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The Ultimate Deer Hunting Treestand Quiz
OK, you have hunted from a treestand for years and think you have it wired. After all, you see deer every year and even shoot a decent buck now and then. Our quiz is designed to test your skill as a big-time treestand deer hunter.
The following 13 questions range from easy-as-pie to hard-as-heck. Answer every question correctly, and consider yourself a true treestand master! Get 10-13 right, and you’re good, but are still making a few mistakes. Between 6-10 right answers means you shoot a few deer but are missing out on some even better deer hunting. Less than 6 right? Maybe you should take up croquet.
The answers are on the next page. After you mark down your answers for all the questions, click the next page to find out if your hunting gear needs a wood chipper or not.
Most does in your area are in estrous. During a quick scouting trip you find a line of large scrapes. How should you hunt them?
A. Set up 40 yards downwind of the largest deer scrape, and sit all day.
B. Doctor the largest deer scrape and hunt it in the afternoon only.
C. Keep scouting and deer hunt someplace else.
B. Run a scent from the largest to the smallest scrape, and set a treestand along this path.
It’s November, the bucks are moving, and you plan on sitting all day long. What do you need to eat for breakfast to stay warm dawn until dark?
A. Candy and granola bars for quick energy.
B. Carbohydrate-rich foods such as pancakes, waffles, or peanut butter toast.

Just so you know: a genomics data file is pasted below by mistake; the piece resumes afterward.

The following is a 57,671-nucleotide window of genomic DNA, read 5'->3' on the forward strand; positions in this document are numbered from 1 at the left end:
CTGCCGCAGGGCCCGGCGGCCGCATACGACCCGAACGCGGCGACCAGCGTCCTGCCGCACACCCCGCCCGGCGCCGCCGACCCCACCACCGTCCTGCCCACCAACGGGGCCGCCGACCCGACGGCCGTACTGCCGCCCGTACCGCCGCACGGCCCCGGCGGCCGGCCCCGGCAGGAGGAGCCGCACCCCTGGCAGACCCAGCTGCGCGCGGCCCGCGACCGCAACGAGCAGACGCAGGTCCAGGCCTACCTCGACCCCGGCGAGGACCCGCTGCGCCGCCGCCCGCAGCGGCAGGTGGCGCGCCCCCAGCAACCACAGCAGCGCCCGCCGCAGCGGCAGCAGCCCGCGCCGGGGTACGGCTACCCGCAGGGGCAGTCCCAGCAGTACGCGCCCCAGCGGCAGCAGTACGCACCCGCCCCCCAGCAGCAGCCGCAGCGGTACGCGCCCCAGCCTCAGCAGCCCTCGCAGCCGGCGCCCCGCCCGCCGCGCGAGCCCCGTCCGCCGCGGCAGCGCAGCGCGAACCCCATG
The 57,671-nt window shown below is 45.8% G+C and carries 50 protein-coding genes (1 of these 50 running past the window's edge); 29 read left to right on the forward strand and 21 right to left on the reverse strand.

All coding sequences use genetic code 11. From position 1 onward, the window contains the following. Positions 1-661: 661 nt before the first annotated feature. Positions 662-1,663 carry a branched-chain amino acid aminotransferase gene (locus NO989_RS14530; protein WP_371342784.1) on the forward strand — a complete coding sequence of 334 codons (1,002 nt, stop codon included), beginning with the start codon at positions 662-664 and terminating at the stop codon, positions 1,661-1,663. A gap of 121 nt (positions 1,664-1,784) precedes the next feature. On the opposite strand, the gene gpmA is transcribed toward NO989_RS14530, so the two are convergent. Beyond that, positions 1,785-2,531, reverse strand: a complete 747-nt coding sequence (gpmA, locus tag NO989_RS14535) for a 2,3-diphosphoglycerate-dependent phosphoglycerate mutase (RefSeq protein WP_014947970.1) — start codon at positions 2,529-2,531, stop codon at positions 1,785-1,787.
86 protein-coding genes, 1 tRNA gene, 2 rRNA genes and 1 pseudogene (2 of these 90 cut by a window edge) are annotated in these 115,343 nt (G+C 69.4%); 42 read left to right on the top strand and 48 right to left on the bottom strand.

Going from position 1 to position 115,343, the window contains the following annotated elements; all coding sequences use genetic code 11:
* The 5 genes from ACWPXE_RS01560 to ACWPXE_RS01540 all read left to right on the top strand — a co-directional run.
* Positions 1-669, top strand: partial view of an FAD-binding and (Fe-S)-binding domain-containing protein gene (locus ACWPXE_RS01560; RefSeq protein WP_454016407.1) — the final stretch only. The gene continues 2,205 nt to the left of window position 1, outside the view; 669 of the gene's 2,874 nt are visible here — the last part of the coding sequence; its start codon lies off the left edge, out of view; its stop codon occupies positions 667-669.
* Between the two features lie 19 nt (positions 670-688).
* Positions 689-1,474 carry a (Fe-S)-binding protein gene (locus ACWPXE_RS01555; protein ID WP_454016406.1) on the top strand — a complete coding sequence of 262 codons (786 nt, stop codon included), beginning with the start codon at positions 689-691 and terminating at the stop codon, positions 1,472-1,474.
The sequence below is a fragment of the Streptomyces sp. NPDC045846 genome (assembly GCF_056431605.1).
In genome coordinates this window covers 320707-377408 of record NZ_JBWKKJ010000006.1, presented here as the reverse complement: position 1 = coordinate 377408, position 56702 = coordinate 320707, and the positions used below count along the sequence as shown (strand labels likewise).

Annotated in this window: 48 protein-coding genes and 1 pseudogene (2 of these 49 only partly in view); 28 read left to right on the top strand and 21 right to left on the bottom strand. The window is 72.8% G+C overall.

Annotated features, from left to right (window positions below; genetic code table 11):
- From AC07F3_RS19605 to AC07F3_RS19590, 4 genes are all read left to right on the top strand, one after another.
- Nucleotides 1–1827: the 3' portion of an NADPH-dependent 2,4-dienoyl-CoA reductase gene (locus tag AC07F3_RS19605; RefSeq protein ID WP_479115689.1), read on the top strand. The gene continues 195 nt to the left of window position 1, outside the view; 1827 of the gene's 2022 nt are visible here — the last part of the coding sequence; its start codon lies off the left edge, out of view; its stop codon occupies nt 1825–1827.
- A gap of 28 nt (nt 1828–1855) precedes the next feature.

C. Protein-rich food like eggs, bacon, and sausage.
D. Nothing, you are on a diet and don’t want to gain weight during deer season.
The rut is peaking, and the morning is clear and cold with a heavy layer of frost and light breeze. Which is the best stand to hunt this morning?
A. The downwind edge of a doe bedding area.
B. The downwind fringe of a traditional buck bedding area.
C. A big scrape along the edge of a food plot.
D. The edge of a heavily-used food plot downwind of a deer trail.
You’re planning to take a full week of vacation to hunt deer this fall. How many good tree stand sites should you have scouted out, trimmed, and pre-set by summer?
A. Seven: one for each day.
B. At least a dozen, so that you have several good options for each wind direction.
C. Only a handful of really good ones, because that’s all the treestands you own.
D. One screamer treestand site is all you need – you know you’ll kill a buck here and this way you don’t disturb the rest of the farm.
You are bowhunting, and a big buck has walked right under your stand. Where do you shoot him?
A. Shoot to the side of the spine and try to pass through one lung.
B. Shoot straight down, aiming for the spine to break his back.
C. Wait until the buck begins walking away, then aim for a spot right between the shoulder blades.
D. Wait until the buck starts walking and turns slightly, then try to shoot through his liver and into the chest cavity and lungs.
Bucks are chasing hard, and you want to try using a deer decoy for the first time. How should you set the decoy up for maximum effectiveness?
A: Use a small buck only, and place it 10 yards from your treestand, facing right at you.
B: Use a doe only, and place it 20 yards from your treestand, facing right at you.
C: Use a small buck only, and set it up 35 yards from your treestand, facing right at you.